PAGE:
Overview - Malaysia's Foreign Policy

2414 WordsMay 8, 201110 Pages
An Overview of Malaysia 's Foreign Policy As an extension of domestic policy, foreign policy is designed with the purpose in mind of defending and promoting the country 's national security, economic and other vital interests. Despite the diversity of views regarding the perception and explanation of foreign policy, no foreign policy can be formulated in a vacuum. It must serve to function in a dynamic environment. Malaysia 's foreign policy is no exception. Various geographical, historical, social and political determinants contribute to shaping the nature of Malaysia 's foreign policy and the conduct of the country 's international relations. Added to this is the external environment, or what may be termed as the systemic determinant,…show more content…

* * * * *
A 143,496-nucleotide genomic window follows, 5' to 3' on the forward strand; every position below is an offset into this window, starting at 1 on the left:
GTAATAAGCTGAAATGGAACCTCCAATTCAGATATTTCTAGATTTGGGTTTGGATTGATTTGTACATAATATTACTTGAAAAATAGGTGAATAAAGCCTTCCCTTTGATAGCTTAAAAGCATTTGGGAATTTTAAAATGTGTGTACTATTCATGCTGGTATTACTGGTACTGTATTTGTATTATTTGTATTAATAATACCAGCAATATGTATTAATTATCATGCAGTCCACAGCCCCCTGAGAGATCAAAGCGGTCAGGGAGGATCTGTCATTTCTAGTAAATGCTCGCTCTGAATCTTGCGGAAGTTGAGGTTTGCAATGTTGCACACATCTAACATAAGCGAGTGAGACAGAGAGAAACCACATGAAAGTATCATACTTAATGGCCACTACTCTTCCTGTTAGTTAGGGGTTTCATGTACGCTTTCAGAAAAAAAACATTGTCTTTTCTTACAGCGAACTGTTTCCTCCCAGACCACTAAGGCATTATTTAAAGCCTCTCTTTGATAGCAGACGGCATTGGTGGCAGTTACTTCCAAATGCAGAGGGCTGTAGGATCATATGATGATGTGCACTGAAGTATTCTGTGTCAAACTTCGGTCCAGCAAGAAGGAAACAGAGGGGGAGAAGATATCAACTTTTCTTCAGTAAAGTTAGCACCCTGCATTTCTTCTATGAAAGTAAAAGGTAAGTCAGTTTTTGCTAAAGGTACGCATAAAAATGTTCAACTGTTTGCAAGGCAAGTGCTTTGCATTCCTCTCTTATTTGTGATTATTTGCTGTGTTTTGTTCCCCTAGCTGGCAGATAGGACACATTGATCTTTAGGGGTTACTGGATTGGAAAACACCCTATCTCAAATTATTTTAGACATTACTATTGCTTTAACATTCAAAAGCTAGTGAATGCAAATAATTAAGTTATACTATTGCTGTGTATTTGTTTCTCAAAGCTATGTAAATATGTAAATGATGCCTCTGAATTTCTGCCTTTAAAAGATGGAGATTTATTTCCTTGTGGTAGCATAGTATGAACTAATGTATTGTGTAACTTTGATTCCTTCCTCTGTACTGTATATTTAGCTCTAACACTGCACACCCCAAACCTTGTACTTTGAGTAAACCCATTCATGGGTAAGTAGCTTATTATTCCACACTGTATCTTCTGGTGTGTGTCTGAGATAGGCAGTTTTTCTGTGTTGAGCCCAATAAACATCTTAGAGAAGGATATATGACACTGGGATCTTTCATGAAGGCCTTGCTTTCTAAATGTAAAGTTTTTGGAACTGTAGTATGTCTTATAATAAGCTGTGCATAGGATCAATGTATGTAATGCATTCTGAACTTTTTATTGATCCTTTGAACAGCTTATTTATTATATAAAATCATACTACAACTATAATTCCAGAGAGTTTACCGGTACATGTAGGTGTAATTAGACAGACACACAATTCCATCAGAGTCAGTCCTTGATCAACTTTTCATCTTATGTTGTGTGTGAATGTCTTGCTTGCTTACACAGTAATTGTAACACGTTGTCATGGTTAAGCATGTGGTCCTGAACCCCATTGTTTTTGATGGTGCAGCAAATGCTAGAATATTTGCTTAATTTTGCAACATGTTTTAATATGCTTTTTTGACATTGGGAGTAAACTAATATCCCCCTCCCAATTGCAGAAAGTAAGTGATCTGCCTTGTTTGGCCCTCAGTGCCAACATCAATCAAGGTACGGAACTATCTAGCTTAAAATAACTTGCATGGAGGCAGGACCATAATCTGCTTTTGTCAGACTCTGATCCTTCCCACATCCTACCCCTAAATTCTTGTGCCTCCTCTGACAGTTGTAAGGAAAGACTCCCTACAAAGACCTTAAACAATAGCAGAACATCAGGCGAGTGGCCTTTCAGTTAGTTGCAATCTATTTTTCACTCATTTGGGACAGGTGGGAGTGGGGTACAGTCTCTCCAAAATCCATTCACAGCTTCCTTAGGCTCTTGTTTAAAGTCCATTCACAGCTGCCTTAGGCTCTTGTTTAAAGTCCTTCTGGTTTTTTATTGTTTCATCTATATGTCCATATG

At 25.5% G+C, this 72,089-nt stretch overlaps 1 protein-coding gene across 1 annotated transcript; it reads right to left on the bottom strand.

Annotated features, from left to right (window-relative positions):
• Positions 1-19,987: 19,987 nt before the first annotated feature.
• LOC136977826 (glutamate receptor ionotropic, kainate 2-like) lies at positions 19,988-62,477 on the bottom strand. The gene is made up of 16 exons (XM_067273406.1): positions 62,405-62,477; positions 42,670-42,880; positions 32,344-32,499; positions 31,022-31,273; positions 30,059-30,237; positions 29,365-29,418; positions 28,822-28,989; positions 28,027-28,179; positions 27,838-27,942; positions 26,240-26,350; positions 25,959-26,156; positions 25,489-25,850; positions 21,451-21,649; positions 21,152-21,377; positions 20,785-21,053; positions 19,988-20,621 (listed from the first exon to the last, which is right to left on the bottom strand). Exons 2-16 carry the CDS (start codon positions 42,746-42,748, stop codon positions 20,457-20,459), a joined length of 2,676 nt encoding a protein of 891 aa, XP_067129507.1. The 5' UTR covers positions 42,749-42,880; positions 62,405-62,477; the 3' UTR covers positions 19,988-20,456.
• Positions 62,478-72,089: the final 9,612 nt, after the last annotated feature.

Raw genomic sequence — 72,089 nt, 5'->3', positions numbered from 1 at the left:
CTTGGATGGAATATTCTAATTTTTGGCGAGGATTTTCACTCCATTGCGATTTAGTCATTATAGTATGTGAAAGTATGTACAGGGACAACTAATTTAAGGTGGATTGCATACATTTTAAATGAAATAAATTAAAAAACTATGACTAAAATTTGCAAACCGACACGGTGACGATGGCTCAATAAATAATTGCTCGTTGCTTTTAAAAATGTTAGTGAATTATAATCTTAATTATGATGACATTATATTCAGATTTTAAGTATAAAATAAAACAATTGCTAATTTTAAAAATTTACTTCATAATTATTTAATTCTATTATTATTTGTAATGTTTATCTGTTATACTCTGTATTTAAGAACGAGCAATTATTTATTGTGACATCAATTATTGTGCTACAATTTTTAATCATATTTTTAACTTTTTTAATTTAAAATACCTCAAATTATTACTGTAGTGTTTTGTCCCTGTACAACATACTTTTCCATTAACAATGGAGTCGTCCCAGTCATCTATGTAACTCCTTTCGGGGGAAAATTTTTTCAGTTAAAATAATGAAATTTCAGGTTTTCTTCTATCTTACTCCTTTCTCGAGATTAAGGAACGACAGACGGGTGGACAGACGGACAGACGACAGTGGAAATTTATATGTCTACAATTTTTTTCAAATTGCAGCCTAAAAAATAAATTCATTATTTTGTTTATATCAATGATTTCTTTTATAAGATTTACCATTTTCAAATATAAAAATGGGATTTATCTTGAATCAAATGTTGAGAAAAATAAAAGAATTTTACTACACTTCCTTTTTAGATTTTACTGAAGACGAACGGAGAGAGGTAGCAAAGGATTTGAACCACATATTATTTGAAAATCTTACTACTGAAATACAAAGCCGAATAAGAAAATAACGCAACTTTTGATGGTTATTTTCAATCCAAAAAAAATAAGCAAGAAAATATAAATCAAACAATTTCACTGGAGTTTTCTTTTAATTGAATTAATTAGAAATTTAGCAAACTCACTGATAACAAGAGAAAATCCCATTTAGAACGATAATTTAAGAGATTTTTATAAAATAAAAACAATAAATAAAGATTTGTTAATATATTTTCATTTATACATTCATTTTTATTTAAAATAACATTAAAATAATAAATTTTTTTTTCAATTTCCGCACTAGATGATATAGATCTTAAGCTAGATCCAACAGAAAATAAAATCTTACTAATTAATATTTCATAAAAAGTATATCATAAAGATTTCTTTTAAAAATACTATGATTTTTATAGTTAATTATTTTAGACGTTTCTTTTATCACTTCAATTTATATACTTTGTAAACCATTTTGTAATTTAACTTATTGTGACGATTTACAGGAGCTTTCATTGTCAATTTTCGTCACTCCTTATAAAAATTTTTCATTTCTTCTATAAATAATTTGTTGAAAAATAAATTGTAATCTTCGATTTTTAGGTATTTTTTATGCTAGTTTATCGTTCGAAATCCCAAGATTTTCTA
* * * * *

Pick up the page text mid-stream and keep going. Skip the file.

Malaysia in turn becomes the target for being "too vocal". But this is something that we need to take in our own stride if Malaysia is to be proactive at the global level. As a small developing-country player in the international arena, Malaysia needs to firmly uphold the principles of the UN charter as a defence of last resort. Certain fundamental principles governing interstate relations would continue to guide Malaysia 's relations with other countries. These refer to sovereign equality and mutual respect for territorial 2 integrity, mutual non-aggression, non-interference in each other 's internal affairs, peaceful settlement of disputes as well as mutual benefit in relations and peaceful coexistence. These principles have stood the test of time. Indeed, our steadfast adherence to these principles, supported by a consistent foreign policy, has established for Malaysia certain credibility in the eyes of the international community. Malaysia has repeatedly stressed the importance of adhering to the especially important principle of non-interference in internal affairs, particularly in the context of regional relations. The so-called "constructive intervention" policy advocated by some, involving loud criticism, adversarial posturing and grand standing would only bring more harm than good to the promotion of neighbourly relations. We do make exceptions to the policy of non-interference in certain
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